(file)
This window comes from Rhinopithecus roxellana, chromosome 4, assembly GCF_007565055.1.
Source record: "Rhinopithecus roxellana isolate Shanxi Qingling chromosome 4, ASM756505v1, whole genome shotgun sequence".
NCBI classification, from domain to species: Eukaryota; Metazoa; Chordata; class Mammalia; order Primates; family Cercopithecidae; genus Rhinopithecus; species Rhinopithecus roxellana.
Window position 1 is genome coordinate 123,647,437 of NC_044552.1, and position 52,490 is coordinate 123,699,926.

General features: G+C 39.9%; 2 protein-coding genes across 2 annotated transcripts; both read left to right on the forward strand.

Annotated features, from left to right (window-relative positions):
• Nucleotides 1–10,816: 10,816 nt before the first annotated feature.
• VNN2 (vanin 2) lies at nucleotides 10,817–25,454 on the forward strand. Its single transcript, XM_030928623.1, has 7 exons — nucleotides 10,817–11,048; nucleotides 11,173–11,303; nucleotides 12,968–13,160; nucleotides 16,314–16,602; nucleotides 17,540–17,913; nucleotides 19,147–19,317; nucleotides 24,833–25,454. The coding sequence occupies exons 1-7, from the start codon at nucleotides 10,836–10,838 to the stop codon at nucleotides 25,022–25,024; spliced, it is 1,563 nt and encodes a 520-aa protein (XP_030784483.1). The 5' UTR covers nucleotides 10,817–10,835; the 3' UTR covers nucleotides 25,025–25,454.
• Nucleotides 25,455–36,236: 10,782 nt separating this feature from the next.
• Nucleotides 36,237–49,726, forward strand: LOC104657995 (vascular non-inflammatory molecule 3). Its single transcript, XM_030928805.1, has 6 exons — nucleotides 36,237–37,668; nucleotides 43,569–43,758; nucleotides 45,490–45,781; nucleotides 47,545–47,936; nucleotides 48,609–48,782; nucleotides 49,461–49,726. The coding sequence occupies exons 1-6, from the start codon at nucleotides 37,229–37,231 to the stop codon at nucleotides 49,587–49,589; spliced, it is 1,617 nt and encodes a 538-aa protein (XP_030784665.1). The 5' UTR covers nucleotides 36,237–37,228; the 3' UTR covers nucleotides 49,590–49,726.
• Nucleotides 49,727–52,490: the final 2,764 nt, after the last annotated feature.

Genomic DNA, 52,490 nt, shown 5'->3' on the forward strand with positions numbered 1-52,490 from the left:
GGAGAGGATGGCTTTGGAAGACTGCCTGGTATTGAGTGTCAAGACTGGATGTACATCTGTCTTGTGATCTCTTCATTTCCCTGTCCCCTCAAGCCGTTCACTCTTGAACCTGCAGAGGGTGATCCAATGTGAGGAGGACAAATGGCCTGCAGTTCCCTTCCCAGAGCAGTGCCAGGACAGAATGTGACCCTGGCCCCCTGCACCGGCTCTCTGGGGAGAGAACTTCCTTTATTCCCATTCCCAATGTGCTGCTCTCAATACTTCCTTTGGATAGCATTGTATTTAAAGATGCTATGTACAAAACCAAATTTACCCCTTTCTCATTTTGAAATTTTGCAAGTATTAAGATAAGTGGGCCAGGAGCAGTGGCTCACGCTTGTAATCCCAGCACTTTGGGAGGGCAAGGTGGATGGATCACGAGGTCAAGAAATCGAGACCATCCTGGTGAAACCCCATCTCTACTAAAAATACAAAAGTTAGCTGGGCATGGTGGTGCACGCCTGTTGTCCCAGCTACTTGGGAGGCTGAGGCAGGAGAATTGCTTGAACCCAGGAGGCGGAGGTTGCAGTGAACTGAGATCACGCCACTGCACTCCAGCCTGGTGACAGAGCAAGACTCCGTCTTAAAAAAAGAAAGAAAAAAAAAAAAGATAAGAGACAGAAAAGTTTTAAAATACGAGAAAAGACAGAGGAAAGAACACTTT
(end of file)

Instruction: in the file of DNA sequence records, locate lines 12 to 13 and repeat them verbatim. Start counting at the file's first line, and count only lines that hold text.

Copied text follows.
Genomic DNA, 52,490 nt, shown 5'->3' on the forward strand with positions numbered 1-52,490 from the left:
GGAGAGGATGGCTTTGGAAGACTGCCTGGTATTGAGTGTCAAGACTGGATGTACATCTGTCTTGTGATCTCTTCATTTCCCTGTCCCCTCAAGCCGTTCACTCTTGAACCTGCAGAGGGTGATCCAATGTGAGGAGGACAAATGGCCTGCAGTTCCCTTCCCAGAGCAGTGCCAGGACAGAATGTGACCCTGGCCCCCTGCACCGGCTCTCTGGGGAGAGAACTTCCTTTATTCCCATTCCCAATGTGCTGCTCTCAATACTTCCTTTGGATAGCATTGTATTTAAAGATGCTATGTACAAAACCAAATTTACCCCTTTCTCATTTTGAAATTTTGCAAGTATTAAGATAAGTGGGCCAGGAGCAGTGGCTCACGCTTGTAATCCCAGCACTTTGGGAGGGCAAGGTGGATGGATCACGAGGTCAAGAAATCGAGACCATCCTGGTGAAACCCCATCTCTACTAAAAATACAAAAGTTAGCTGGGCATGGTGGTGCACGCCTGTTGTCCCAGCTACTTGGGAGGCTGAGGCAGGAGAATTGCTTGAACCCAGGAGGCGGAGGTTGCAGTGAACTGAGATCACGCCACTGCACTCCAGCCTGGTGACAGAGCAAGACTCCGTCTTAAAAAAAGAAAGAAAAAAAAAAAAGATAAGAGACAGAAAAGTTTTAAAATACGAGAAAAGACAGAGGAAAGAACACTTT